Black Lives Matter was founded by three Black women, Alicia Garza, Patrisse Cullors and Opal Tometi—all determined to raise awareness for police brutality Black men face. Oluwatoyin was an outspoken community activist as well before she herself was killed by someone within the Black community.

This recalls the quote, “The most neglected person in America is the Black woman”, from Malcolm X and as we can see how Black women are viewed and treated in American society, those words ring true. Luckily, with campaigns like #SayHerName , by the African American Policy Forum gaining traction, and well known activists and writers like Kimberle Crenshaw using her platform to discuss police brutality against Black women, we can see a positive change in Black women’s hardships being recognized.

However, the glaring revelation to this is that at the end of the day, it is primarily only Black women, going these lengths to help other Black women. This unfortunately brings us back to square one—wherein we are our own saviors, yet to everyone else we are invincible. We are made to suffer in silence, with only other Black women to help us. Therefore, the phrase “Black women saved America” and those similar, need to be eradicated.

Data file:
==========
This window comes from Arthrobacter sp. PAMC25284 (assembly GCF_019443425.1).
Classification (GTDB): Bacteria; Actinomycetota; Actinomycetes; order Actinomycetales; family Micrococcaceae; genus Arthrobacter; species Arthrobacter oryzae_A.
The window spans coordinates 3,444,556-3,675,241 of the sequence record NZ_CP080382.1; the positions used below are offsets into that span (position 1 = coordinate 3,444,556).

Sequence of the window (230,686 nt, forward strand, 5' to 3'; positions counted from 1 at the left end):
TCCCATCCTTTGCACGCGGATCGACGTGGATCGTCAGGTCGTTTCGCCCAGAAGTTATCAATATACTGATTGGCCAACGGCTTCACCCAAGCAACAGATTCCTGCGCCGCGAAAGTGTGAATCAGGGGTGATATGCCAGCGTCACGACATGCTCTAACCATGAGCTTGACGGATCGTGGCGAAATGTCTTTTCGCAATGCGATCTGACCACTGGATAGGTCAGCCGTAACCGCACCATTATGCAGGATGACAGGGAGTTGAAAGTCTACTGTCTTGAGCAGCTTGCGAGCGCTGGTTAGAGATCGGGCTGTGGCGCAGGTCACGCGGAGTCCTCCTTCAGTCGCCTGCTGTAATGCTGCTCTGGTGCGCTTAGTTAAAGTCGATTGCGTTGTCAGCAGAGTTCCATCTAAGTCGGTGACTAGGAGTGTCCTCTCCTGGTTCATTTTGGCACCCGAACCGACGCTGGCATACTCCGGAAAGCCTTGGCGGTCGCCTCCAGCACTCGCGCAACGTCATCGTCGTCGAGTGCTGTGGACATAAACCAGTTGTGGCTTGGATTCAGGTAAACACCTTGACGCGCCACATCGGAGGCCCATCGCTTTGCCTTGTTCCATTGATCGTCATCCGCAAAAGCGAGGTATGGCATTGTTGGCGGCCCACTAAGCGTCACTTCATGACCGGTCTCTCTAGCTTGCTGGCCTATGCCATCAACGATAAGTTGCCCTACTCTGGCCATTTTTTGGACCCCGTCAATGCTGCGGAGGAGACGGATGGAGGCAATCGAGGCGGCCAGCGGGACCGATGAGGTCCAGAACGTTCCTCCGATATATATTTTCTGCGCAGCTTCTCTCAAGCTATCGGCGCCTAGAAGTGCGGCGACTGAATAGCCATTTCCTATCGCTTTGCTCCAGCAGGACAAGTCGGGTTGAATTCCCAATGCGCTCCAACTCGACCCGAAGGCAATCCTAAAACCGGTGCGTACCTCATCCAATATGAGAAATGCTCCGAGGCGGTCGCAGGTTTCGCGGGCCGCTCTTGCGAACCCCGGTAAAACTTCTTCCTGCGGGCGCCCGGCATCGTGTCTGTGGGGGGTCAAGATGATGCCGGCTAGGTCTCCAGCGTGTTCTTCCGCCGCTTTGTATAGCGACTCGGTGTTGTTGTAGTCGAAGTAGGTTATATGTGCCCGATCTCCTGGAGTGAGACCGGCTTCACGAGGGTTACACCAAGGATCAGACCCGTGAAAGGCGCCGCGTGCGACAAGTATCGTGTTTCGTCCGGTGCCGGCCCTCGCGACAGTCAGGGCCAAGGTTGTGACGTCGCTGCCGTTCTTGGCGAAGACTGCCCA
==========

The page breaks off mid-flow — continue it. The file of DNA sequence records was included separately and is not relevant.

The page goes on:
We “save” America but America clearly does not save us. Whether it be the America in our own community or the America who praises us. At the end of the day, we still face erasure and mistreatment in many factions of the government and propping us up as saviors only serves to further those harmful views of us. Hopefully as time goes on, the very people seeing us as the ones who ‘saved’ America, will start to see us as people who not only need solidarity, but in many cases need saving as well.


Avery Oliver is a Black freelance journalist from Texas. She enjoy writing about topics that pertain to Blackness, media and social justice. Find her on Twitter at @AverysAcademia